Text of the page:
Samuel Johnson (18 September 1709 [OS 7 September] – 13 December 1784), often referred to as Dr. Johnson, was an English writer who made lasting contributions to English literature as a poet, essayist, moralist, literary critic, biographer, editor and lexicographer. He was a devout Anglican and a generous philanthropist. Politically, he was a committed Tory. The Oxford Dictionary of National Biography describes Johnson as “arguably the most distinguished man of letters in English history”. He is the subject of James Boswell’s The Life of Samuel Johnson, described by Walter Jackson Bate as “the most famous single work of biographical art in the whole of literature”
Born in Lichfield, Staffordshire, Johnson attended Pembroke College, Oxford, for just over a year, but a lack of funds forced him to leave. After working as a teacher, he moved to London, where he began to write for The Gentleman’s Magazine. His early works include the biography Life of Mr Richard Savage, the poems London and The Vanity of Human Wishes, and the play Irene.
After nine years of work, Johnson’s A Dictionary of the English Language was published in 1755. It had a far-reaching effect on Modern English and has been acclaimed as “one of the greatest single achievements of scholarship”. This work brought Johnson popularity and success. Until the completion of the Oxford English Dictionary 150 years later, Johnson’s was the pre-eminent British dictionary. His later works included essays, an influential annotated edition of The Plays of William Shakespeare, and the widely read tale The History of Rasselas, Prince of Abissinia.
Johnson was a tall and robust man. His odd gestures and tics were disconcerting to some on first meeting him. Boswell’s Life, along with other biographies, documented Johnson’s behavior and mannerisms in such detail that they have informed the posthumous diagnosis of Tourette syndrome, a condition not defined or diagnosed in the 18th century. After a series of illnesses, he died on the evening of 13 December 1784, and was buried in Westminster Abbey. In the years following his death, Johnson began to be recognized as having had a lasting effect on literary criticism, and he was claimed by some to be the only truly great critic of English literature. (Wikipedia)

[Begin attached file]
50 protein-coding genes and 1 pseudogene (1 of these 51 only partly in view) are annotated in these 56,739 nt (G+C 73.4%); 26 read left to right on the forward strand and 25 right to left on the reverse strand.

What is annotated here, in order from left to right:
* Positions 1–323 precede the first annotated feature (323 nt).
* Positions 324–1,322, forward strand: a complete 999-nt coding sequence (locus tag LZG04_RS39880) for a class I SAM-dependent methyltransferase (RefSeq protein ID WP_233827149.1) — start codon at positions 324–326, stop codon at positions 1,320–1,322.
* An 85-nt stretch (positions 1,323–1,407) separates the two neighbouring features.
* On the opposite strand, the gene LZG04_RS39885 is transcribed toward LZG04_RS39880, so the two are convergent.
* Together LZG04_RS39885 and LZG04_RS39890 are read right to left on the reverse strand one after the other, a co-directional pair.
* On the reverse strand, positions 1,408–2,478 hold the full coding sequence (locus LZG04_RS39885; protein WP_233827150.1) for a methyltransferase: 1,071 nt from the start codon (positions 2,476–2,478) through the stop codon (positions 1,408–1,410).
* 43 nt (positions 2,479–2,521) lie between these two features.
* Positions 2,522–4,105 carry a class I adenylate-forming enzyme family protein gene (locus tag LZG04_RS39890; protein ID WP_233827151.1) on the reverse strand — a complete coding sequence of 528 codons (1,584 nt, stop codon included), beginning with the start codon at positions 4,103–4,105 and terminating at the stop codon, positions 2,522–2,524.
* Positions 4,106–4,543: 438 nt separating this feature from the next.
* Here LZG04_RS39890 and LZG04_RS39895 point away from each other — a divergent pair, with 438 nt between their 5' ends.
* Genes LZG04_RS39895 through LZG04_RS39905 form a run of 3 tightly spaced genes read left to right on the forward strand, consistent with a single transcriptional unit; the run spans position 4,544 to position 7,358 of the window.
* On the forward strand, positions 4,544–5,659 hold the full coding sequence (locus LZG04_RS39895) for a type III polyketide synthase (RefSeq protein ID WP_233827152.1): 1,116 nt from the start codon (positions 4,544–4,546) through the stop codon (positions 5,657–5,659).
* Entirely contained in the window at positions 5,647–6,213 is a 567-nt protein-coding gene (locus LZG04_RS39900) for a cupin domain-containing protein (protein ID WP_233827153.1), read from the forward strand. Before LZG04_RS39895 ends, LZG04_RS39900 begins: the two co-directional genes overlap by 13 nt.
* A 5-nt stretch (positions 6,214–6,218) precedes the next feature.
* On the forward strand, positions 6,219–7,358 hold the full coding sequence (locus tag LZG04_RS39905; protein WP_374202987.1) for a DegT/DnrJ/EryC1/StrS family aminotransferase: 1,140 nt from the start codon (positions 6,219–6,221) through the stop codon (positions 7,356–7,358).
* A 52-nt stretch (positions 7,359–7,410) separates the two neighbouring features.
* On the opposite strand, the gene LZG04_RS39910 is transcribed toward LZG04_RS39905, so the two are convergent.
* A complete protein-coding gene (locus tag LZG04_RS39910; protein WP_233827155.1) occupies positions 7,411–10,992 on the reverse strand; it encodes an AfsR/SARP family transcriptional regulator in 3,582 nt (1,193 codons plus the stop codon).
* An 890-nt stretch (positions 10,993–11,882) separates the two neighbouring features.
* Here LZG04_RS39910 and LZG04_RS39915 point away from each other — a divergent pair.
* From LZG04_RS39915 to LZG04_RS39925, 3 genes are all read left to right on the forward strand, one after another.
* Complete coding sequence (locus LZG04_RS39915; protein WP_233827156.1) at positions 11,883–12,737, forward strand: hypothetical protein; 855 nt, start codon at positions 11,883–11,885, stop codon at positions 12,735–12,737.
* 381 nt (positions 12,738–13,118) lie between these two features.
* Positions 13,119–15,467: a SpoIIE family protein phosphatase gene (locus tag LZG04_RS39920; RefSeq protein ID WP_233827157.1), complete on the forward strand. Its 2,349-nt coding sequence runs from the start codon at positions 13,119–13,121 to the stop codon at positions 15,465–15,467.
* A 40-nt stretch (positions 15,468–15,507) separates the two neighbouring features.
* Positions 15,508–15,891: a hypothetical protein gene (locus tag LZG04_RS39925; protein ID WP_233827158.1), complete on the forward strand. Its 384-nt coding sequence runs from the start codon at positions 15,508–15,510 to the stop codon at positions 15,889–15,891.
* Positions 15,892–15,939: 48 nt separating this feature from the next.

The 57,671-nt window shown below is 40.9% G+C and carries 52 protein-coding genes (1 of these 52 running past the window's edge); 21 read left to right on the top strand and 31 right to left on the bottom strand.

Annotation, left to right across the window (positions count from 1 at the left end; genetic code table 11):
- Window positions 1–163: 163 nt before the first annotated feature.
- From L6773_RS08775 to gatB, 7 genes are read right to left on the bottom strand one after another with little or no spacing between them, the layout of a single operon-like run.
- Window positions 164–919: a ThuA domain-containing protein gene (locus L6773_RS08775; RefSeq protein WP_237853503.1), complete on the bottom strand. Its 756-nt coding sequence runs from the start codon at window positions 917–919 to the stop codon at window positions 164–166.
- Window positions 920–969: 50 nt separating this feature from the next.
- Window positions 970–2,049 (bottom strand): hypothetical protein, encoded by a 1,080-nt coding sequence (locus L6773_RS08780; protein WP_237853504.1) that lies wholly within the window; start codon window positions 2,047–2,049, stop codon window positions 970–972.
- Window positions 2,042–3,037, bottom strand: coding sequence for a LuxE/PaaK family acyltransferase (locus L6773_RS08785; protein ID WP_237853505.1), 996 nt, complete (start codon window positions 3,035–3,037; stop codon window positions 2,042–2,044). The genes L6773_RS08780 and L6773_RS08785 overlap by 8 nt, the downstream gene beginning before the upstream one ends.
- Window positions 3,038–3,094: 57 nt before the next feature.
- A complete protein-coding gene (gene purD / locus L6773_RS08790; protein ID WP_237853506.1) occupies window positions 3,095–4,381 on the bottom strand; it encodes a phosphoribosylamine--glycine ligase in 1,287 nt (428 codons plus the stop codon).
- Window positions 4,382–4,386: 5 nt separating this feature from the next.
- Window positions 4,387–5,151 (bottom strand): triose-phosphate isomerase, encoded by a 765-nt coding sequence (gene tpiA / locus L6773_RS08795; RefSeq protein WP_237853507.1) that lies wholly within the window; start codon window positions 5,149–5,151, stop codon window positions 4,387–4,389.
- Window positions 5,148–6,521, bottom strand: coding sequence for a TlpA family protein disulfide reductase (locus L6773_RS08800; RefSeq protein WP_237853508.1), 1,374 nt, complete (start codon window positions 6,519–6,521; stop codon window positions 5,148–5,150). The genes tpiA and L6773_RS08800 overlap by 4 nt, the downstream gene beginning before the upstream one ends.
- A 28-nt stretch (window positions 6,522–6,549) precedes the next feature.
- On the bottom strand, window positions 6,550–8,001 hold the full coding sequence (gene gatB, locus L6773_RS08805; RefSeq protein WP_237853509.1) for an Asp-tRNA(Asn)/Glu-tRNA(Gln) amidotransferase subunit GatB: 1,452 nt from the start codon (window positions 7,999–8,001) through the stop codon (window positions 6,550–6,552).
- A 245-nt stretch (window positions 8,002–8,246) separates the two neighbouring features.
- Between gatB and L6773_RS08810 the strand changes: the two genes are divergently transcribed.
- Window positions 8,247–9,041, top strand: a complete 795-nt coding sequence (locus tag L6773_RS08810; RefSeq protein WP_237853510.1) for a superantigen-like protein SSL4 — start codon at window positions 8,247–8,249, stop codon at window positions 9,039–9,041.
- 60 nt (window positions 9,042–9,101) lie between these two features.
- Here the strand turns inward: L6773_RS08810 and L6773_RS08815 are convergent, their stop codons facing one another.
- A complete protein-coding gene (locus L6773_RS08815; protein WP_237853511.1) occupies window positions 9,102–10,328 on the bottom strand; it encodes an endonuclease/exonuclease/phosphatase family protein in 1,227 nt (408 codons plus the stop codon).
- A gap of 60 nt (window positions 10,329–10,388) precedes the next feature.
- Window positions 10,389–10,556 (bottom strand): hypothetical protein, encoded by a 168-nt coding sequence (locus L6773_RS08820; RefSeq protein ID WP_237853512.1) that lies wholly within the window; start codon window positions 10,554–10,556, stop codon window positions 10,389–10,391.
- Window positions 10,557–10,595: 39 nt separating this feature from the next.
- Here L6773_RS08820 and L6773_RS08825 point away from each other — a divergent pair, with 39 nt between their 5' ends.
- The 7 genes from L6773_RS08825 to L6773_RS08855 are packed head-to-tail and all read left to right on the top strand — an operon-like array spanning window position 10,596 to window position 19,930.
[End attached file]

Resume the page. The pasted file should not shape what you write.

Of special note: Political Pamphlets
In the early 1770’s Johnson wrote a series of political pamphlets supporting positions favorable to the government but in keeping with his own views. These have often appeared reactionary to posterity but are worth considering on their own terms. The False Alarm (1770) supported the resolution of the House of Commons not to readmit one of its members, the scandalous John Wilkes, who had been found guilty of libel. The pamphlet ridiculed those who thought the case precipitated a constitutional crisis. Thoughts on the Late Transactions Respecting Falkland’s Islands (1771) argued against a war with Spain over who should become “the undisputed lords of tempest-beaten barrenness.” This pamphlet, his most-admired and least-attacked, disputes the “feudal gabble” of the earl of Chatham and the complaints of the pseudonymous political controversialist who wrote the “Junius” letters.
The Patriot (1774) was designed to influence an upcoming election. Johnson had become disillusioned in the 1740’s with those members of the political opposition who attacked the government on “patriotic” grounds only to behave similarly once in power. This essay examines expressions of false patriotism and includes in that category justifications of “the ridiculous claims of American usurpation,” the subject of his longest tract, Taxation No Tyranny (1775). The title summarizes his position opposing the American Continental Congress, which in 1774 had passed resolutions against taxation by England, perceived as oppression, especially since the colonies had no representation in Parliament. Johnson argues that the colonists had not been denied representation but rather had willingly left the country where they had votes, that England had expended vast sums on the colonies, and that they were rightly required to support the home country. The tract became notorious in the colonies, contributing considerably to the caricature of Johnson the arch-Tory. Yet this view is too simplistic. His rhetorical question to the colonists “How is it that we hear the loudest yelps for liberty from the drivers of Negroes?” can be traced in large part to a principled and consistent stance against colonial oppression. (Britannica)
I ran across these quotes of Samuel Johnson in The Rag and Bone Shop of the Heart. I was tempted to look further for some of his poetry, but given the subject of these quotes, and how active he was in politics, I thought them very appropriate with the elections coming up next week. I hope you’ll think about them and get out and vote. I already have! 😀
“It is our first duty to serve society; and after we have done that, we may attend wholly to the salvation of our own souls.”
“A decent provision for the poor is the true test of civilization.”
from Boswell’s Life of Johnson
“No people can be great who have ceased to be virtuous.”
Johnson: An Introduction To The Political State of Great Britain
“How is it that we hear the loudest yelps for liberty among the drivers of negroes?”
Johnson: Taxation No Tyranny